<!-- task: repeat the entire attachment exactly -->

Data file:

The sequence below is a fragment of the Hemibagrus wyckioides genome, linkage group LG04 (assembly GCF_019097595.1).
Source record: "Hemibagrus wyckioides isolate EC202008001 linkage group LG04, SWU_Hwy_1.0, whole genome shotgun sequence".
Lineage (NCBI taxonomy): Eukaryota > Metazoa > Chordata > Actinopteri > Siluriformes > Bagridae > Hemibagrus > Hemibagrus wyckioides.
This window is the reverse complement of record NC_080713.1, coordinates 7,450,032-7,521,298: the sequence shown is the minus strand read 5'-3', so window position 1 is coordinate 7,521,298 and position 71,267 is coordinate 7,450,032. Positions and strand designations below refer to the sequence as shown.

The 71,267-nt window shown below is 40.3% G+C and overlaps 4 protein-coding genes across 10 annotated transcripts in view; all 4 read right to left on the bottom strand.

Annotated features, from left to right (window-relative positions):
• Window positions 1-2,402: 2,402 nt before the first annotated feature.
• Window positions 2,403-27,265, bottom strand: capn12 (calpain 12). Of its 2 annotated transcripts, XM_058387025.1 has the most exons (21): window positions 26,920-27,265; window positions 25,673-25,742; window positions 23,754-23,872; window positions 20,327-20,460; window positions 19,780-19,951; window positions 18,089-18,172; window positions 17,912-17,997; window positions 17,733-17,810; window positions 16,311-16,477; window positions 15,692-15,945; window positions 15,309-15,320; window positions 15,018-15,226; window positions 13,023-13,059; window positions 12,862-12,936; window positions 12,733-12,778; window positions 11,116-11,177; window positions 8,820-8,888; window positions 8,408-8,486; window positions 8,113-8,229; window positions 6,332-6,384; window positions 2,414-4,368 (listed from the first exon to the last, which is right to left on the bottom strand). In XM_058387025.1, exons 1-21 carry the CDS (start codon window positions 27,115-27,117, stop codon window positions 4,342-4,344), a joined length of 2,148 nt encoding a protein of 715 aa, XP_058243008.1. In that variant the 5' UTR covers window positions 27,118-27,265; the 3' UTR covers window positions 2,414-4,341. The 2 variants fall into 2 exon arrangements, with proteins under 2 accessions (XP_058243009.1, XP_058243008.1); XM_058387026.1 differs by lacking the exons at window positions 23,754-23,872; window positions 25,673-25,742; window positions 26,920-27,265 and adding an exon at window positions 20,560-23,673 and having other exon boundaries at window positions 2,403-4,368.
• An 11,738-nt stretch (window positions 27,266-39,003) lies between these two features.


The sequence below is a fragment of the Hemibagrus wyckioides genome, linkage group LG04 (assembly GCF_019097595.1).
Source record: "Hemibagrus wyckioides isolate EC202008001 linkage group LG04, SWU_Hwy_1.0, whole genome shotgun sequence".
Lineage (NCBI taxonomy): Eukaryota > Metazoa > Chordata > Actinopteri > Siluriformes > Bagridae > Hemibagrus > Hemibagrus wyckioides.
This window is the reverse complement of record NC_080713.1, coordinates 7,450,032-7,521,298: the sequence shown is the minus strand read 5'-3', so window position 1 is coordinate 7,521,298 and position 71,267 is coordinate 7,450,032. Positions and strand designations below refer to the sequence as shown.

The 71,267-nt window shown below is 40.3% G+C and overlaps 4 protein-coding genes across 10 annotated transcripts in view; all 4 read right to left on the bottom strand.

Annotated features, from left to right (window-relative positions):
• Window positions 1-2,402: 2,402 nt before the first annotated feature.
• Window positions 2,403-27,265, bottom strand: capn12 (calpain 12). Of its 2 annotated transcripts, XM_058387025.1 has the most exons (21): window positions 26,920-27,265; window positions 25,673-25,742; window positions 23,754-23,872; window positions 20,327-20,460; window positions 19,780-19,951; window positions 18,089-18,172; window positions 17,912-17,997; window positions 17,733-17,810; window positions 16,311-16,477; window positions 15,692-15,945; window positions 15,309-15,320; window positions 15,018-15,226; window positions 13,023-13,059; window positions 12,862-12,936; window positions 12,733-12,778; window positions 11,116-11,177; window positions 8,820-8,888; window positions 8,408-8,486; window positions 8,113-8,229; window positions 6,332-6,384; window positions 2,414-4,368 (listed from the first exon to the last, which is right to left on the bottom strand). In XM_058387025.1, exons 1-21 carry the CDS (start codon window positions 27,115-27,117, stop codon window positions 4,342-4,344), a joined length of 2,148 nt encoding a protein of 715 aa, XP_058243008.1. In that variant the 5' UTR covers window positions 27,118-27,265; the 3' UTR covers window positions 2,414-4,341. The 2 variants fall into 2 exon arrangements, with proteins under 2 accessions (XP_058243009.1, XP_058243008.1); XM_058387026.1 differs by lacking the exons at window positions 23,754-23,872; window positions 25,673-25,742; window positions 26,920-27,265 and adding an exon at window positions 20,560-23,673 and having other exon boundaries at window positions 2,403-4,368.
• An 11,738-nt stretch (window positions 27,266-39,003) lies between these two features.